LONDON, September 22, 2005 ( – A researcher has revealed that many UK pre-teen girls are aspiring porn stars, with the girls viewing the deviant lifestyle as “glamorous.”

Pamela Paul, the American author of Pornified: How Pornography is Transforming Our Lives, Our Relationships and Our Families, reveals that even hard-core porn star Jenna Jameson was stunned while on tour promoting her best-selling memoir, when 13-year-old girls were coming to her to tell her she was their role model.

“I found pre-teen girls who were putting pictures of porn stars on their personal web pages and providing links to porn websites,” says Paul, according to a UK’s Times on Line review. “I learnt about them through a porn actress who’d published a bestselling autobiography and was surprised when pre-teen girls showed up at signings. They said they saw her as a positive icon.”

Paul reveals that porn is no longer exclusively an attraction for men, but that 32 million women had visited at least one pornography website in one month of 2004 alone, according to her research. Another poll from a magazine revealed that 41% of women said they had deliberately viewed or downloaded pornographic pictures and movies.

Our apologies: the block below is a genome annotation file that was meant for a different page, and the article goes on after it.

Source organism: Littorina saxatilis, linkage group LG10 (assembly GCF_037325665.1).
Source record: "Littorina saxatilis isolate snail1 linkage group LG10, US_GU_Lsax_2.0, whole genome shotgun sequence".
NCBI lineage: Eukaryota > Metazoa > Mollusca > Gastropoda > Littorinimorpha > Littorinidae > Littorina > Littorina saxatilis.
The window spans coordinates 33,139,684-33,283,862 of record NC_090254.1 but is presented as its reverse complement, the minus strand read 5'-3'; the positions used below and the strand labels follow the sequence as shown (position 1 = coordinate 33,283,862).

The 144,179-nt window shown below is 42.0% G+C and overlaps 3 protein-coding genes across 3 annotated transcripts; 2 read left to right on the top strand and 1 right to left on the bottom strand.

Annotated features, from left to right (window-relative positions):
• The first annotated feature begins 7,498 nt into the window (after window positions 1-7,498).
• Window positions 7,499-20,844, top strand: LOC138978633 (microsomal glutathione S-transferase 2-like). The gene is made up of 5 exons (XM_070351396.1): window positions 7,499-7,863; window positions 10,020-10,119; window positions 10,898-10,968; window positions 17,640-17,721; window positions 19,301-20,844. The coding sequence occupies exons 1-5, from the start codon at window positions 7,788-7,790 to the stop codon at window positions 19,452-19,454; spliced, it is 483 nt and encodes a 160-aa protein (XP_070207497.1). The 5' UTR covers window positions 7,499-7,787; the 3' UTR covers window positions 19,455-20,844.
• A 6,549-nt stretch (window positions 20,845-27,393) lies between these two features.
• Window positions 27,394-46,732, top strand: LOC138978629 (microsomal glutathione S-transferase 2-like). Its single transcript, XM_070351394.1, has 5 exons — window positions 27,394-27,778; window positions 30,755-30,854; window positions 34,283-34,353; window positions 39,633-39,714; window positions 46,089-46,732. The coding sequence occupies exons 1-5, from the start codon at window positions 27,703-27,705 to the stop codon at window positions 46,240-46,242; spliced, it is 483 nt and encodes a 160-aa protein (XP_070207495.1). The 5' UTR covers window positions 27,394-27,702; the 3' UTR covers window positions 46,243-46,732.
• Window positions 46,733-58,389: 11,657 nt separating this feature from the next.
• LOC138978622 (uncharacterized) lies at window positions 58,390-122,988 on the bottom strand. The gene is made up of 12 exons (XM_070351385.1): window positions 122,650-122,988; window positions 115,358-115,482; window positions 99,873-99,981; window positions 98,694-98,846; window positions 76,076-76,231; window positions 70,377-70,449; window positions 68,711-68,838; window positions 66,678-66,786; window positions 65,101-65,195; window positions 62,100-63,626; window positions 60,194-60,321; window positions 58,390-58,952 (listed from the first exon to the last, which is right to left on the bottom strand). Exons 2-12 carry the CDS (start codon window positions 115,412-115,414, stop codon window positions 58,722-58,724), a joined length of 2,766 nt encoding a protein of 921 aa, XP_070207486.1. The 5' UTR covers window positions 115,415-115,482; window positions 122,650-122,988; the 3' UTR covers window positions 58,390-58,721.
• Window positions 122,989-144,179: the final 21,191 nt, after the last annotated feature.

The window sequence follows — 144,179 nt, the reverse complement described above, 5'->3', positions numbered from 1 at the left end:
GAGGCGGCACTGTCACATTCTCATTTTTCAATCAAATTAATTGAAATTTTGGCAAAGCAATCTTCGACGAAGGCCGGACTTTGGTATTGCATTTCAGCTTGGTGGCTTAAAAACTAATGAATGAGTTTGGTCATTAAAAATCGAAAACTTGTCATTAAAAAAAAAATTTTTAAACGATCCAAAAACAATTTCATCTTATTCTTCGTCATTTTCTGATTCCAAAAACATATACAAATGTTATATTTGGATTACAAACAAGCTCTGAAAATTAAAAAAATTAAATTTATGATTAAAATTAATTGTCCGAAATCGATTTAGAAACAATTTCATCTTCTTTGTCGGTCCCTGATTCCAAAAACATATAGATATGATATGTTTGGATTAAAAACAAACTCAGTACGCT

A British survey revealed that 25 percent of 1,000 15-19 year olds surveyed aspired to professions as lap dancers, who do totally naked gyrations against customers.

Paul credits institutions like the American Civil Liberties Union for keeping porn legitimate and allowing continued access to all. “Embracing pornography has become almost a new form of political correctness,” Paul says. “Part of the reason for the change is that the anti-porn voices of the early 1980s, like Andrea Dworkin, were considered to be very extreme. When calls began for censorship of porn back then, liberals and moderates became scared that this could be used to censor feminist books. At that stage the tide turned.”

“Supporting pornography,” she writes, is the “default” stance for those like the ACLU. “The ACLU and the industry itself have successfully packaged pornography as an issue of free speech and open-mindedness, and people feel obliged to stammer apologies before saying an unkind word about it,” says Kay S. Hymowitz, in a review of Paul’s book. “This, Paul concludes, is a ridiculous state of affairs. Though pornography need not be criminalized, it should be described for what it is—not ‘hip and fun’ but ‘harmful, pathetic, and decidedly unsexy.’”

Read the Times on Line report:,,2092-1785175,00.html

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